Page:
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Sensory Processing: The Secret Ingredient to Growing Up Healthy

Sensory Processing
Sensory Processing

Sensory processing is the hidden engine in a child’s growth, steering everything from their balance while walking to their ability to make friends on the playground. It is the complex neurological process that organizes sensation from one’s own body and the environment, thus making it possible to use the body effectively in the world. This intricate invisible process is critical for development of communication, cognition, social-emotional capacity, sense of self and overall well-being.

Consider sensory processing as the brain’s way of interpreting and conducting a symphony of sensory cues. Every stream of sensory data needs to be organized and then harmonized to create a “big picture” that makes sense. The brain, as the maestro, must constantly adjust the sensory volume and timing, integrating cues from each ‘instrument’ to create a seamless experience. When this process is smooth, children can ‘hear’ their own body’s movements and ‘feel’ the rhythm of their environment, allowing them to move, learn, and grow in harmony with the world around them.

Sensory integration is a complex process that helps kids figure out the world and their place in it. It’s the magic behind how kids learn to do everything from hugging to hitting a baseball, from writing their name to making friends. How we process sensation varies a great deal from person to person. Differences in sensory processing can be mild or profound and have the potential to help or hinder a person’s function and growth. For example, sensitive and precise sensory processing might lead to development of exquisite movement and equilibrium and a career as a gymnast. Alternatively, sensitive and hyperaware sensory processing (without the right support) might derail development of posture and movement, thwarting academic and interpersonal growth; this is sometimes called sensory processing disorder. Occupational therapists with advanced training in sensory integration are specialists in supporting differences in sensory processing.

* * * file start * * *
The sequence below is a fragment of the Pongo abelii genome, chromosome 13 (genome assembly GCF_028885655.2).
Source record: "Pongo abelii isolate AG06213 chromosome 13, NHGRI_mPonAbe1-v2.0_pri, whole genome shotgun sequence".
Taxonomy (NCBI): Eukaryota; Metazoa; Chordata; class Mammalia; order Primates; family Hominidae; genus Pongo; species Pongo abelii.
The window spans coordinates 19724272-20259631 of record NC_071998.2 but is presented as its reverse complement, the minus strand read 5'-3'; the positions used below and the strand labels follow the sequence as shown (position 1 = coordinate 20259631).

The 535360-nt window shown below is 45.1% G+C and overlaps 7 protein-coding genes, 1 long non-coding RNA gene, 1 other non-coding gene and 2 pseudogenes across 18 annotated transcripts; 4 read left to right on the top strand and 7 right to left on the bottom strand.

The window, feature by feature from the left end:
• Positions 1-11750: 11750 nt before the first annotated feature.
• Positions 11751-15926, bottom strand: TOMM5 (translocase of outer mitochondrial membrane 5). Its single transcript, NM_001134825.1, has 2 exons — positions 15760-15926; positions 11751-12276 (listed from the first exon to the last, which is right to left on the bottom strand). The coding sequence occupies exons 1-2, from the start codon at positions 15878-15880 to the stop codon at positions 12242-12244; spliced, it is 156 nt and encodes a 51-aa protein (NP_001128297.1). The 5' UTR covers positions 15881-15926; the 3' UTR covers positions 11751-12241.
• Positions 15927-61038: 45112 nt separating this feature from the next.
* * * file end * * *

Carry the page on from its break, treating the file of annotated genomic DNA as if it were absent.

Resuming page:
Differences in sensory processing are more than just being over or under sensitive to sensation. Posture is a prime example. We are not just talking about sitting up straight or standing without slouching. Effective posture should allow for flexibility and movement, adapting to the task at hand, whether that’s sitting at a desk, turning to talk to a teacher, running on the playground, or bending over to tie a shoe. For posture, think of it as the base of a swivel chair. It allows for a full range of motion—turning, leaning forward, or reclining—yet it always returns to a balanced, upright position after the movement. Similarly, good posture in children provides a stable base from which they can move freely. It supports their ability to reach out, explore, and engage with their environment, and then re-center themselves to a balanced, neutral position, ready for the next activity. This dynamic base is fundamental to a child’s active and interactive life. Functional posture also reciprocally supports sensory processing. A stable and aligned posture provides a secure base from which the sensory systems can accurately perceive the environment.

Immature postural development makes school activities, tabletop work, fine motor development and engaging in sports extra challenging.